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Helvetica + Color + Shape = Anna Kulachëk’s Recipe for Tight Turnarounds at Russia’s Strelka Institute

“‘Look at me! I’m an event!’” says art director Anna Kulachëk, mimicking what she believes one of her posters might say if it could talk.

These vibrant prints, which often couple a simple typeface with primary colors and basic shapes, are undoubtedly loud and eye-catching. Every week for nearly five years now, Kulachëk has used her simple recipe to churn out numerous designs for Moscow’s Strelka Institute for Media, Architecture and Design. These posters have been celebrated in numerous design exhibitions and are instantly recognizable as belonging to the Strelka when they rapidly disperse across social media as designers worldwide swoon.

OK-RM designed the basic identity for Strelka in 2012, which draws from the metaphor of public space by using a clearly defined grid. Kulachëk, originally from Donetsk in Ukraine and now based between Moscow and New York, was brought in-house during May of 2013 because OK-RM’s basic identity alone was not enough for all the various media required. There are so many events that take place at the institution every day—from art openings to parties, lectures to movie screenings—that there needs to be someone in charge of designing fresh visuals that respond to individual programming. “Strelka didn’t know how to do it when I started,” says Kulachëk. “And neither did I! But I simply began and then we figured it out along the way.”

She joined right as beginning of summer, the busiest time of year. “For me, it was a really tough period,” Kulachëk remembers. “I had to design so many posters and other media, and all of the time: each required its own identity that I had to come up with from scratch.”

To address the quick turn-around required as art director, Kulachëk began to devise a loose system of her own for one-off posters. She often takes elements from OK-RM’s identity—maybe its lines and gridded components, or its Fugue typeface—and couples these with basic shapes and bold primary colors. “Our biggest issue is still always time. I never have enough,” she says. “That’s why all of my posters are simple. They’re easy to print. Easy to notice. Always: Name, Strelka, Time. Really direct.”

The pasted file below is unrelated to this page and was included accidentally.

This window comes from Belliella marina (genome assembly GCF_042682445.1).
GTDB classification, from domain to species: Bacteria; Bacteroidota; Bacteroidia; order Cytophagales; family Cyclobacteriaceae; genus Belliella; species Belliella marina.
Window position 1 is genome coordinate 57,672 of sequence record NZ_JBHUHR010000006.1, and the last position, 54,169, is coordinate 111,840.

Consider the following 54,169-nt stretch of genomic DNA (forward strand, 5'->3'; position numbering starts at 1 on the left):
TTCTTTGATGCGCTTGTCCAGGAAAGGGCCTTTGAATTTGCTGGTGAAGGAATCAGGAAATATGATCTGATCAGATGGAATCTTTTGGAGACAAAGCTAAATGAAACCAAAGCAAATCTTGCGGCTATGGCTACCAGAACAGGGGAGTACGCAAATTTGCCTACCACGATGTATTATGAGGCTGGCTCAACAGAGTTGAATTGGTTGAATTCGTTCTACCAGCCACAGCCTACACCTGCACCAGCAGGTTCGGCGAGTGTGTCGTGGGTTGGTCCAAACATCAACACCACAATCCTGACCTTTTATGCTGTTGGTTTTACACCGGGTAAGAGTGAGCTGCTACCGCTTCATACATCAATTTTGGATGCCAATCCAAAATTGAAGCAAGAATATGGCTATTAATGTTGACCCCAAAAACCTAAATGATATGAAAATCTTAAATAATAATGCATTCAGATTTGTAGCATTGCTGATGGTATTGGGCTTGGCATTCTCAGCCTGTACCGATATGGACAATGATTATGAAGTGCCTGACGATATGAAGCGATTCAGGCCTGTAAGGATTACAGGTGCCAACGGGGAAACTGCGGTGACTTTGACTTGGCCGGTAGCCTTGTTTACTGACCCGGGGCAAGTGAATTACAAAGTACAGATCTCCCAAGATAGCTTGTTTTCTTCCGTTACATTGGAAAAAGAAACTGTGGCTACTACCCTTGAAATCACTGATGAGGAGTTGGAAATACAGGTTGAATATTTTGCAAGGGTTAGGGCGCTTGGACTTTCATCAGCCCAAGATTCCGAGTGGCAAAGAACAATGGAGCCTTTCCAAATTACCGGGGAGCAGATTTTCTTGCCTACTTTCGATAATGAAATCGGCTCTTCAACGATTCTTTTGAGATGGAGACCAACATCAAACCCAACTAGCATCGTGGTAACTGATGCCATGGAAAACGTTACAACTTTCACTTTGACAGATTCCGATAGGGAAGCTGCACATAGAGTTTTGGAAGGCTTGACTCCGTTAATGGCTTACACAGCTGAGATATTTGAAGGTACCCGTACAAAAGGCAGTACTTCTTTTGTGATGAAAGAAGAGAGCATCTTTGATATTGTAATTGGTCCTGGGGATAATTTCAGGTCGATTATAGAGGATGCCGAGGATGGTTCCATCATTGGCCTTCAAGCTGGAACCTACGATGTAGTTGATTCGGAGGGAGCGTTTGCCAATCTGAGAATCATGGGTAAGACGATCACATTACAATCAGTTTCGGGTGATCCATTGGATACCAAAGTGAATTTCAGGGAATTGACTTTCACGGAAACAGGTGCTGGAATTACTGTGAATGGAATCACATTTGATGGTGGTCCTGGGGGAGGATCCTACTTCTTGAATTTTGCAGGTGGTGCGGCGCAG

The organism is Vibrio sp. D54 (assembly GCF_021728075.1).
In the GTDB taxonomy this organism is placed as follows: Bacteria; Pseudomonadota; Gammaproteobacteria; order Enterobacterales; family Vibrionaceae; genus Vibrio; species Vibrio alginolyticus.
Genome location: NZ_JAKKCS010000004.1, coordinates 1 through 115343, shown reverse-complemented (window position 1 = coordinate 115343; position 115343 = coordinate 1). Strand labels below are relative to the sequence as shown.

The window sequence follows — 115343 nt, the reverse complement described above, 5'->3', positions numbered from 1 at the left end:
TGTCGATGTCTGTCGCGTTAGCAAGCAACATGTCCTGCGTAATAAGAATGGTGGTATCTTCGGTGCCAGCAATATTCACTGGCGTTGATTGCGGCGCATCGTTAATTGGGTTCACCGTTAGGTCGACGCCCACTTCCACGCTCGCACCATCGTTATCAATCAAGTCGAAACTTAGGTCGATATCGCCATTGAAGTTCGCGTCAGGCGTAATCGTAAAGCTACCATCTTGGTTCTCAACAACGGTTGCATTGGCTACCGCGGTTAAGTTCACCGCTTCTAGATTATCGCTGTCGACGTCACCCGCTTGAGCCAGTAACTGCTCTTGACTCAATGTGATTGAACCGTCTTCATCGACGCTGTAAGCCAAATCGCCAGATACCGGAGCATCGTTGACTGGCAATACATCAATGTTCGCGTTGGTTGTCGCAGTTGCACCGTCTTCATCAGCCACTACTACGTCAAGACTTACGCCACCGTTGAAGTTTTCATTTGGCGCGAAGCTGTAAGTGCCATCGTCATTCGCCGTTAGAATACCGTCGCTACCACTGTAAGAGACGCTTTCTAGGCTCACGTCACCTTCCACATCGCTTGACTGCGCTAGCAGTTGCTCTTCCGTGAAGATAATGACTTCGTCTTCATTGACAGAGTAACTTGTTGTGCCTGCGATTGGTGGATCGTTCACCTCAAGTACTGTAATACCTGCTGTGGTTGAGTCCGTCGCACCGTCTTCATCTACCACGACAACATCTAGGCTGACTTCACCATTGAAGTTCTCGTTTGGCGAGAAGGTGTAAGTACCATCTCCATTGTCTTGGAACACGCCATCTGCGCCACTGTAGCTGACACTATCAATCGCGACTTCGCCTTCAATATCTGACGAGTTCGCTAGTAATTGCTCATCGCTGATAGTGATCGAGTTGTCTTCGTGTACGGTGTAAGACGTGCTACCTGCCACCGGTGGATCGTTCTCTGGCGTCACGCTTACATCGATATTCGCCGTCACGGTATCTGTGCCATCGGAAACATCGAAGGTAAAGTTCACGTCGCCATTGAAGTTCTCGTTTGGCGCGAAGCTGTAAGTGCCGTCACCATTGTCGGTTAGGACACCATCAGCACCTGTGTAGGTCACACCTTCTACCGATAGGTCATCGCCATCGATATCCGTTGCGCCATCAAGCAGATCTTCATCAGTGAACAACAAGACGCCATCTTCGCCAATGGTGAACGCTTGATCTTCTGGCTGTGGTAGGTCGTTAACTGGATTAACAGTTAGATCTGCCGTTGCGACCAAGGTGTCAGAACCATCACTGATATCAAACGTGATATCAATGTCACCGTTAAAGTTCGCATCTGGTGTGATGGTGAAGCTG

Kulachëk will often use one of two typefaces for event posters to make information even more clear: her fonts of choice are the aforementioned Fugue, or Helvetica. “I’ve never been a big fan of discovering strange, new typefaces. In my work, typography is about its pairing with color and composition. It’s about proportion.”

For posters that aren’t part of the weekly turnaround of party prints, but instead represent a particular lecture series or lengthy program, Kulachëk will create a fully conceptualized identity. A lot of her poster design for the Strelka has become second nature though, especially as she’s been responsible for the visual identity for so many years. Often she can rustle a poster up in an hour. It’s intuitive, an expression of her personality, one that’s now become mixed up with Strelka’s own brand.

Her work has that same quality as an illustrator with a distinctive style: you know when you’re looking at a Kulachëk, thanks to its distinctive playful simplicity. Today we speak with the designer about five recent posters for the institution, to explore the way in which she runs wild with composition while also grounding every print in a language distinct to the Strelka.